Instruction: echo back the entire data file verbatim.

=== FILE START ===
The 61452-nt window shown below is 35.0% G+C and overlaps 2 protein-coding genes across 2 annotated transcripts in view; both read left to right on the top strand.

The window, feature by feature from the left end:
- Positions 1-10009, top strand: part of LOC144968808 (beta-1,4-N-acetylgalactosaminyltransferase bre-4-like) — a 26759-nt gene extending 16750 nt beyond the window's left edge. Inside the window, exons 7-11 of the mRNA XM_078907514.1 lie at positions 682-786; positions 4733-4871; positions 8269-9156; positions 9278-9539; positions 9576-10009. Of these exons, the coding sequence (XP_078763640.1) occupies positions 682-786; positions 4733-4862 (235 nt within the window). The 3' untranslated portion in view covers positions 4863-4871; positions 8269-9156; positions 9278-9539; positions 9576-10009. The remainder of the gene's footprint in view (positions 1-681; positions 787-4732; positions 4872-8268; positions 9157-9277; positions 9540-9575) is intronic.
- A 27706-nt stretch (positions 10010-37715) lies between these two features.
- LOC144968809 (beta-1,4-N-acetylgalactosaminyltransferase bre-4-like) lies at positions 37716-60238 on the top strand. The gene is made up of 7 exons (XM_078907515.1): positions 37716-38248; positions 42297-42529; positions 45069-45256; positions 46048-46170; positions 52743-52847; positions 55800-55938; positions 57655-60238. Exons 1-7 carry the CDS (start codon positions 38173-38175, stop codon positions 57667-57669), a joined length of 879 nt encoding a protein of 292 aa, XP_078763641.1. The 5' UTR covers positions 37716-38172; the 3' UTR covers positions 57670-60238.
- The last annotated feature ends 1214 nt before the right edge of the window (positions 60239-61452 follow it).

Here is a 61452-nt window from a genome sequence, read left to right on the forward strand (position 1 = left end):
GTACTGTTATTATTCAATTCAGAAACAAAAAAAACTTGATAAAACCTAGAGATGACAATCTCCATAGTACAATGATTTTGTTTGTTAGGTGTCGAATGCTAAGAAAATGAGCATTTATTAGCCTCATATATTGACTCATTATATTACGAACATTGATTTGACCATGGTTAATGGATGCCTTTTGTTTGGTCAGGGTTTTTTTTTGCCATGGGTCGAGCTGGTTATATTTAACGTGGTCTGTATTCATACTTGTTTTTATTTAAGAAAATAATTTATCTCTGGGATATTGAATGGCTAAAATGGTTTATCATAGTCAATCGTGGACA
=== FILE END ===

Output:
The 61452-nt window shown below is 35.0% G+C and overlaps 2 protein-coding genes across 2 annotated transcripts in view; both read left to right on the top strand.

The window, feature by feature from the left end:
- Positions 1-10009, top strand: part of LOC144968808 (beta-1,4-N-acetylgalactosaminyltransferase bre-4-like) — a 26759-nt gene extending 16750 nt beyond the window's left edge. Inside the window, exons 7-11 of the mRNA XM_078907514.1 lie at positions 682-786; positions 4733-4871; positions 8269-9156; positions 9278-9539; positions 9576-10009. Of these exons, the coding sequence (XP_078763640.1) occupies positions 682-786; positions 4733-4862 (235 nt within the window). The 3' untranslated portion in view covers positions 4863-4871; positions 8269-9156; positions 9278-9539; positions 9576-10009. The remainder of the gene's footprint in view (positions 1-681; positions 787-4732; positions 4872-8268; positions 9157-9277; positions 9540-9575) is intronic.
- A 27706-nt stretch (positions 10010-37715) lies between these two features.
- LOC144968809 (beta-1,4-N-acetylgalactosaminyltransferase bre-4-like) lies at positions 37716-60238 on the top strand. The gene is made up of 7 exons (XM_078907515.1): positions 37716-38248; positions 42297-42529; positions 45069-45256; positions 46048-46170; positions 52743-52847; positions 55800-55938; positions 57655-60238. Exons 1-7 carry the CDS (start codon positions 38173-38175, stop codon positions 57667-57669), a joined length of 879 nt encoding a protein of 292 aa, XP_078763641.1. The 5' UTR covers positions 37716-38172; the 3' UTR covers positions 57670-60238.
- The last annotated feature ends 1214 nt before the right edge of the window (positions 60239-61452 follow it).

Here is a 61452-nt window from a genome sequence, read left to right on the forward strand (position 1 = left end):
GTACTGTTATTATTCAATTCAGAAACAAAAAAAACTTGATAAAACCTAGAGATGACAATCTCCATAGTACAATGATTTTGTTTGTTAGGTGTCGAATGCTAAGAAAATGAGCATTTATTAGCCTCATATATTGACTCATTATATTACGAACATTGATTTGACCATGGTTAATGGATGCCTTTTGTTTGGTCAGGGTTTTTTTTTGCCATGGGTCGAGCTGGTTATATTTAACGTGGTCTGTATTCATACTTGTTTTTATTTAAGAAAATAATTTATCTCTGGGATATTGAATGGCTAAAATGGTTTATCATAGTCAATCGTGGACA